For all the hours I’ve spent on the road, all the years living in Nebraska and Wyoming, I have never hit a deer or an antelope. I have had a number of other car accidents, but I’ve always spotted the deer while driving before anything bad could happen. Until this morning…
Right now, it is completely dark for most of my commute. This morning the moon accompanied me on my drive. I was in between Doniphan and the interstate (as the picture below shows). Things were going fine, music on, cruise set, and I was checking traffic to decide when to go into the left lane so I could merge onto the interstate. I just crossed the bridge when the deer appeared.
Image from Google Maps
I was still in the right lane when the deer appeared on the passenger side, just in the fading part of the headlights. Both of us were caught in that eternal second. Because of the light the deer looked like a ghost, faded, almost transparent. I could see his head snap back and his black eyes widen. I swear his expression was, “What the….”
I did nothing. Which was the best thing. The deer and I caught up with time. It seemed my car lurched forward to do it, getting ahead of the deer to miss him. I looked into my review mirror but could not see if he crossed the road or not.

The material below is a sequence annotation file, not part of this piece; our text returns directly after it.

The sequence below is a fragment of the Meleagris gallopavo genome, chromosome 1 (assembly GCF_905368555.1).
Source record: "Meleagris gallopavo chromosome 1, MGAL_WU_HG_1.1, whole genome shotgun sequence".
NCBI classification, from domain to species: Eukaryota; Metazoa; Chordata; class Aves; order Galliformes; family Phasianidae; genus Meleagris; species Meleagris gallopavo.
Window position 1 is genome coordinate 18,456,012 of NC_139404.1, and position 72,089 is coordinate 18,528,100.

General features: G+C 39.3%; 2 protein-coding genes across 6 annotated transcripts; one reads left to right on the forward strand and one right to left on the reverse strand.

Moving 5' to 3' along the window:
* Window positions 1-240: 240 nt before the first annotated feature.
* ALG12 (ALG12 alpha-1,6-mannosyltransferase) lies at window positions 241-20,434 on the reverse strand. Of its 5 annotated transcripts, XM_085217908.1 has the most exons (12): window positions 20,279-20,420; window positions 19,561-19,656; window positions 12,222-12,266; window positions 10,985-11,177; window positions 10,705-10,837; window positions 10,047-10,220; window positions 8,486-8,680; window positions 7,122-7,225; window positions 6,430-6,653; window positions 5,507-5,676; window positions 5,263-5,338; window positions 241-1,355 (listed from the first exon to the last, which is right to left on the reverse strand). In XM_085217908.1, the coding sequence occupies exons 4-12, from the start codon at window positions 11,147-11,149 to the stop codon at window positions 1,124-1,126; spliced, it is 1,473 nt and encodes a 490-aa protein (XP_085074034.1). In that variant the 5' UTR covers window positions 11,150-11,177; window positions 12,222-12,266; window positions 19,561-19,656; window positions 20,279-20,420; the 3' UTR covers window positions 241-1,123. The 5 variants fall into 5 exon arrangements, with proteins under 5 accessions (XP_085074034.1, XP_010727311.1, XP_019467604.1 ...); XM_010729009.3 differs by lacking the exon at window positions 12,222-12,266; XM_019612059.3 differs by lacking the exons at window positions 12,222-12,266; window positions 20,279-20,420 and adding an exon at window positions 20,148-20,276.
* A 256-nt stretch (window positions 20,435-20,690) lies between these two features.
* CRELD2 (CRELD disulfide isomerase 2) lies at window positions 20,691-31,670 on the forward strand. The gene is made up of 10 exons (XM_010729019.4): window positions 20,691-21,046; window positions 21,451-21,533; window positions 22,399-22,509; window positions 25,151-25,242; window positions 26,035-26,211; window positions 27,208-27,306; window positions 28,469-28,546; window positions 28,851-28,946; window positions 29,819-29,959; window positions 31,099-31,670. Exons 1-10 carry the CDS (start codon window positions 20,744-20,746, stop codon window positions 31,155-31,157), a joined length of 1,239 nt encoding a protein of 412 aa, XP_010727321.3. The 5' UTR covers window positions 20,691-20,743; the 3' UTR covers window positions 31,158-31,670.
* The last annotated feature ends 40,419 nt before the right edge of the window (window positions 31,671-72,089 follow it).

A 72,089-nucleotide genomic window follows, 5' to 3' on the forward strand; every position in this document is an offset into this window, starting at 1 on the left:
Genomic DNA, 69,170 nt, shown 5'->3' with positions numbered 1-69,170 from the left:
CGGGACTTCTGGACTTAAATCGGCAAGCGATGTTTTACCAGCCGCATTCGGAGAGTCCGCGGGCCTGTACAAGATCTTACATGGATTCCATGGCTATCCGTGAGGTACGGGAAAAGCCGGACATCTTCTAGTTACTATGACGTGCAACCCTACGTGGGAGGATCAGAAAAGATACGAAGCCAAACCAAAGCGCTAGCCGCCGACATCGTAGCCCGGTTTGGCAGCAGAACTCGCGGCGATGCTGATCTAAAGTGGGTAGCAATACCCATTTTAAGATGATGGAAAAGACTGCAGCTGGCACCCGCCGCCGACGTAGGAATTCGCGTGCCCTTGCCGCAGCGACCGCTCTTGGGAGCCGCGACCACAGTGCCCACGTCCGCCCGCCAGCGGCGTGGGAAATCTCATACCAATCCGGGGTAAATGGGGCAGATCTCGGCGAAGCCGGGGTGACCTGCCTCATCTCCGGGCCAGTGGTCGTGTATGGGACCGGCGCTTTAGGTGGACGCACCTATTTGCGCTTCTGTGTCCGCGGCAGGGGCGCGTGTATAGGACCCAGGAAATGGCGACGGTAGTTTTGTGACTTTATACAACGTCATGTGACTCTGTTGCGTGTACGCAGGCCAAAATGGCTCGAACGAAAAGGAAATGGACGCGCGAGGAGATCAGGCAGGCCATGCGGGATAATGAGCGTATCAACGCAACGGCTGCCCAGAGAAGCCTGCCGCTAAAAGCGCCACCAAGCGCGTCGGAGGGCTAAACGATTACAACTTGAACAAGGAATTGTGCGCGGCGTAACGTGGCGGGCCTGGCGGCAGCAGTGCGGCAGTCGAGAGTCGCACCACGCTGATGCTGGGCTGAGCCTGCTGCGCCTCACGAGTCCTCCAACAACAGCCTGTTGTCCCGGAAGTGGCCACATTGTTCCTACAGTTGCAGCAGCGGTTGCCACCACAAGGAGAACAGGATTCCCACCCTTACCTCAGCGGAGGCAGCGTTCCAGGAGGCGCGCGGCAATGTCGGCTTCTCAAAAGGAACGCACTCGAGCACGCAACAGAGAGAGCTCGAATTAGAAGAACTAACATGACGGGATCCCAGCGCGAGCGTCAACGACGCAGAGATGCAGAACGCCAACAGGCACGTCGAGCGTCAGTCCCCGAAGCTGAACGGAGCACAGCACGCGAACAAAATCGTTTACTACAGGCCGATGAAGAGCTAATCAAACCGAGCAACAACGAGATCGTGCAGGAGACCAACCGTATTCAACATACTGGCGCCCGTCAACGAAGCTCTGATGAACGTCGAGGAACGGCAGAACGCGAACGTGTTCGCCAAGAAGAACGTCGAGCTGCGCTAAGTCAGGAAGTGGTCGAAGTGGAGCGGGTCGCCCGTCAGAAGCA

No matter how much we try, we cannot control Life. We have control of our attitude, or work ethic, and our smile. But Life, it is like a box of Ping-Pong balls dumped out on a concrete floor. We will get knocked around, sometimes drastically. This got me thinking about dictionaries…
As an English teacher I forever get the question, “How do you spell that?” I would always respond with directions to the bookshelf where the dictionaries sat waiting to be opened. Even when my students had computers I would get that question. At a time when answers are sometimes just a click away, why did my students still ask that question?
I think part of the shift we are experiencing, in school and our own lives, must include the ability to react (or know when not to in my case) to Life. That is a grand statement, but I’m not sure I have had a whole day where something didn’t go wrong. Where a Ping-Pong ball didn’t knock something off track. Or a deer run out in front of you. Are you prepared to react, to adapt? Are students prepared?
Courtesy of Flickr user Lester Public Library